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African-American Vernacular English and social context

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African-American Vernacular English (AAVE) is a nonstandard dialect of English deeply embedded in the culture of the United States, including popular culture. It has been the center of controversy about the education of African-American youths, the role AAVE should play in public schools and education, and its place in broader society.[1] The linguistic and cultural history of African Americans has been fostered and maintained in part through the Black church, including some lexicon and the call and response style of linguistic engagement.[2] Artistic and cultural movements originating with African Americans, such as jazz and hip-hop, have also significantly showcased, influenced, or sometimes mainstreamed elements of AAVE in the broader American culture and even on the global stage. The dialect is also seen and heard in advertising.[3]

Popular misconceptions[edit]

Discrimination against users of AAVE is and has long been common, thus stigmatizing its usage—namely a result of racism against African Americans. One myth is that AAVE is grammatically "simple" or "sloppy". However, like all dialects, AAVE shows consistent internal logic and grammatical complexity, and has evolved naturally among a community of speakers.[4][5] Prescriptively, attitudes about AAVE are often less positive; since AAVE deviates from the standard, its use is commonly misinterpreted as a sign of ignorance, laziness, or both.[6][7] Perhaps because of this attitude (as well as similar attitudes among other Americans), speakers of AAVE are often bidialectal, being able to speak with more standard English features, as well as AAVE. Such linguistic adaptation in different environments is called code-switching[8][9]—though Linnes (1998) argues that the situation is actually one of diglossia:[10] each dialect, or code, is applied in different settings. Generally speaking, the degree of exclusive use of AAVE decreases with increasing socioeconomic status (although AAVE is still used by even well-educated African Americans).[11][12][13][14]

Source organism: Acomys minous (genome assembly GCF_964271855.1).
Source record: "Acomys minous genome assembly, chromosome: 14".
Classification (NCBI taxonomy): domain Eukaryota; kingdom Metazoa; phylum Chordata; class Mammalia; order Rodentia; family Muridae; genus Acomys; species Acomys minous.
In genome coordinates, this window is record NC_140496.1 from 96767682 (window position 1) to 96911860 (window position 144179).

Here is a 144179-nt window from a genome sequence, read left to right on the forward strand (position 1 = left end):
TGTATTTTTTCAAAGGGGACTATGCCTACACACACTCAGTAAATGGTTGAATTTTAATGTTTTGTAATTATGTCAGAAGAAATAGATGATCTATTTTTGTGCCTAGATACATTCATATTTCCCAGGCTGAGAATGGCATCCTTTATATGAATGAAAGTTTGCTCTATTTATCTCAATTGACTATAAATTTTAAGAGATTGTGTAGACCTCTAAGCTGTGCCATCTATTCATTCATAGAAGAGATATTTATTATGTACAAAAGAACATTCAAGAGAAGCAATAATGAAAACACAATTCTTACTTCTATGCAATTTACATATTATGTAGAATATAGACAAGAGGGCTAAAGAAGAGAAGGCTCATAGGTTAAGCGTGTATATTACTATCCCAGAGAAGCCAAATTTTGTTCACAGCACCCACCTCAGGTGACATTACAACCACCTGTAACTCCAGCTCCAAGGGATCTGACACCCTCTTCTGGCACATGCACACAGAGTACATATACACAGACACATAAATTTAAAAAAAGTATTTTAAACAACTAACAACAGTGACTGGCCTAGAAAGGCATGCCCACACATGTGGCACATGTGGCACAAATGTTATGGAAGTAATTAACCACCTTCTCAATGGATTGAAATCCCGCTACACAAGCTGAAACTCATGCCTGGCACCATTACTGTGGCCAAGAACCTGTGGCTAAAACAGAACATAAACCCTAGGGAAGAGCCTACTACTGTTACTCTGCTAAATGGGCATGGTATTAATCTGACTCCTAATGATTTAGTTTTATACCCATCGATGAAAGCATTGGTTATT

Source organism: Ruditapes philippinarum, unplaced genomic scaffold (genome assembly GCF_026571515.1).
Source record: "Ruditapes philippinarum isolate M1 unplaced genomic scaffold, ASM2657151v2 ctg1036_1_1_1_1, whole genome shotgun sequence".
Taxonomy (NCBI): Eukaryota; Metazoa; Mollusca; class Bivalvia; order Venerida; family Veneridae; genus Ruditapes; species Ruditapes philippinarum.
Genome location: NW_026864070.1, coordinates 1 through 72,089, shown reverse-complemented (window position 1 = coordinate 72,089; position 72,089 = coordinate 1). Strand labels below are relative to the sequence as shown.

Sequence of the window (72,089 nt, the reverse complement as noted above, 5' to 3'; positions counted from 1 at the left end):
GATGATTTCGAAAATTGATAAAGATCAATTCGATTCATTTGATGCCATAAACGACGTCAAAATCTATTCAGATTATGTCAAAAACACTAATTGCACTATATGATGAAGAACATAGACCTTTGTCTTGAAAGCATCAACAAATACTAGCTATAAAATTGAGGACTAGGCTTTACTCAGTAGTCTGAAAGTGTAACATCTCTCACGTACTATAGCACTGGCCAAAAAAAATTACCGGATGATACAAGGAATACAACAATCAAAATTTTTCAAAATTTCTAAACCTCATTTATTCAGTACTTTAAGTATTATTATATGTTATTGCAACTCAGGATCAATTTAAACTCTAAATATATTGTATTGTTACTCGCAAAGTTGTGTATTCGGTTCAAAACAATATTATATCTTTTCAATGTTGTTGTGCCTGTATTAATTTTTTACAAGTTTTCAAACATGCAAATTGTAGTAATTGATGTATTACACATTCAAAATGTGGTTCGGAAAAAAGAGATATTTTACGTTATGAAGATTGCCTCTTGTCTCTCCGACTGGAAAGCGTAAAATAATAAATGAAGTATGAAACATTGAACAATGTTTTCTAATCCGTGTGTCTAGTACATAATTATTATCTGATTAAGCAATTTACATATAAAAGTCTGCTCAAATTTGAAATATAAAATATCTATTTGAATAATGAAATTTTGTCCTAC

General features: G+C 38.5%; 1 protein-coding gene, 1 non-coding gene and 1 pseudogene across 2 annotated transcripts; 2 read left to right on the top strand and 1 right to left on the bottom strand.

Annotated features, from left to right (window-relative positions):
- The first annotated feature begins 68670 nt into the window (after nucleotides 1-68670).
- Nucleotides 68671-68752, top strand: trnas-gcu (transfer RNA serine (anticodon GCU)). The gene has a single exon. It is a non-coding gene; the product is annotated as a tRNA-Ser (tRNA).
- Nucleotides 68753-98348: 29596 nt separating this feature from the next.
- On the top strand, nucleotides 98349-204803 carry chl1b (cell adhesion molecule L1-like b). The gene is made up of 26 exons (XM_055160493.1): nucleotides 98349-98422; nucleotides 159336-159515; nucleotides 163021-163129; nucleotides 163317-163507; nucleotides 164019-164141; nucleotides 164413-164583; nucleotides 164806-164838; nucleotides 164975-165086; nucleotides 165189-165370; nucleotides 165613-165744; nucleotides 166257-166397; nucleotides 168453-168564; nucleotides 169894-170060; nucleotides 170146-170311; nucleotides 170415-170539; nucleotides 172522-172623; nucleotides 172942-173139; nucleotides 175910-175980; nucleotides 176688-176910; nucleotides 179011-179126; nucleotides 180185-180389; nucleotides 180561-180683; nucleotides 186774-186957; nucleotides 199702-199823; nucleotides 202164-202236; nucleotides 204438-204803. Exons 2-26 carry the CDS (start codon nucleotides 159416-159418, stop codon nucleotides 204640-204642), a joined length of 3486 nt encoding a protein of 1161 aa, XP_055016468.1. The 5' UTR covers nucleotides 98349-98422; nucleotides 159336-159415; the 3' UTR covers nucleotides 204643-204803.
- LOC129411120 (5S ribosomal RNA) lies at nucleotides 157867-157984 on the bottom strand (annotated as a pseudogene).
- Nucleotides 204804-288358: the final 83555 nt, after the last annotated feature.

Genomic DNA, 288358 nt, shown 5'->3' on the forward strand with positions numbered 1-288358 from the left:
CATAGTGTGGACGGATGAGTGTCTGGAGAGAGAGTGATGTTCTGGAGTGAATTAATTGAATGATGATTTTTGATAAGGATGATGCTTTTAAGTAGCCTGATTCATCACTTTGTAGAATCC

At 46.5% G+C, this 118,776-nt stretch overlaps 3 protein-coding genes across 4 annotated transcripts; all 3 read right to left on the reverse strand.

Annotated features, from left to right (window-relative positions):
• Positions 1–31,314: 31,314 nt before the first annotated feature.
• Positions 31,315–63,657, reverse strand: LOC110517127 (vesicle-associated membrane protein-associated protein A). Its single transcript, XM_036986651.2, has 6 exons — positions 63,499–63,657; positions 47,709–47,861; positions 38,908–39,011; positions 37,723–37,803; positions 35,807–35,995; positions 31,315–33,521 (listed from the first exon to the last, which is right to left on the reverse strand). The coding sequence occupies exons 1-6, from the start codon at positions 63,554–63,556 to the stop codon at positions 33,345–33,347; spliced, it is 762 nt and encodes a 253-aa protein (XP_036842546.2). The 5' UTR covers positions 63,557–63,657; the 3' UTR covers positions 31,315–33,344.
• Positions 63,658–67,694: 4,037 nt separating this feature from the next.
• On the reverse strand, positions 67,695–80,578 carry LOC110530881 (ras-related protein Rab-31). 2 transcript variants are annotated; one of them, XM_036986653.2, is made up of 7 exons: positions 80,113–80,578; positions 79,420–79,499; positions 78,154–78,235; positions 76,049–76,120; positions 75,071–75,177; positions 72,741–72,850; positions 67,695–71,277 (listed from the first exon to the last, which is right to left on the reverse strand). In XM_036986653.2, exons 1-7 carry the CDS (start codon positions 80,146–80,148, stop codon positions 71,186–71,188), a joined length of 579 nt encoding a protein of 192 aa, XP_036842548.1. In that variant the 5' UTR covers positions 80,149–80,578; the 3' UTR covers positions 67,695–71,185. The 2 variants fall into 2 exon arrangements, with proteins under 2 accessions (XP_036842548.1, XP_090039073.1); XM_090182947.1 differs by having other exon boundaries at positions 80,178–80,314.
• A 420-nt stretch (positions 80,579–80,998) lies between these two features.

Another misconception is that AAVE is the native dialect (or even more inaccurately, a linguistic fad) employed by all African Americans. Wheeler (1999) warns that "AAVE should not be thought of as the language of Black people in America. Many African Americans neither speak it nor know much about it".[15] Conversely, not all native AAVE speakers are African American, and nonnative speakers also incorporate elements into their speech.[16]

Ogbu (1999) argues that the use of AAVE carries racially affirmative political undertones as its use allows African Americans to assert their cultural upbringing. Nevertheless, use of AAVE also carries strong social connotations; Sweetland (2002) presents a White female speaker of AAVE who is accepted as a member into African-American social groups despite her race.

Before substantial research of the 1960s and 1970s—including William Labov's groundbreakingly thorough grammatical study, Language in the Inner City—there was doubt that the speech of African Americans had any exclusive features not found in varieties spoken by other groups; Williamson (1970) noted that distinctive features of African-American speech were present in the speech of Southerners, while Farrison (1970) mistakenly argued that there were no substantial vocabulary or grammatical differences between the speech of Black people and other English dialects.[17]

In the legal system[edit]

The United States courts are divided over how to admit statements of ambiguous tense made in AAVE under evidence. In United States v. Arnold, the United States Court of Appeals for the Sixth Circuit held that "he finna shoot me" was a statement made in the present tense, so it was admissible hearsay under the excited utterance exception; however, the dissent held that past or present tense could not be determined by the statement, so the statement should not have been admitted into evidence.[18] Similarly, in Louisiana v. Demesme, the Louisiana Supreme Court ruled that the defendant's statement "why don't you give me a lawyer, dog" was too ambiguous to be considered a Miranda request for a lawyer.[19]

In US courts, an interpreter is only routinely available for speakers of "a language other than English". Rickford & King (2016) argue that a lack of familiarity with AAVE (and other minority dialects of English) on the part of jurors, stenographers, and others can lead to misunderstandings in court. They especially focus on the Trayvon Martin case and how the testimony of Rachel Jeantel was perceived as incomprehensible and not credible by the jury due to her dialect.[20]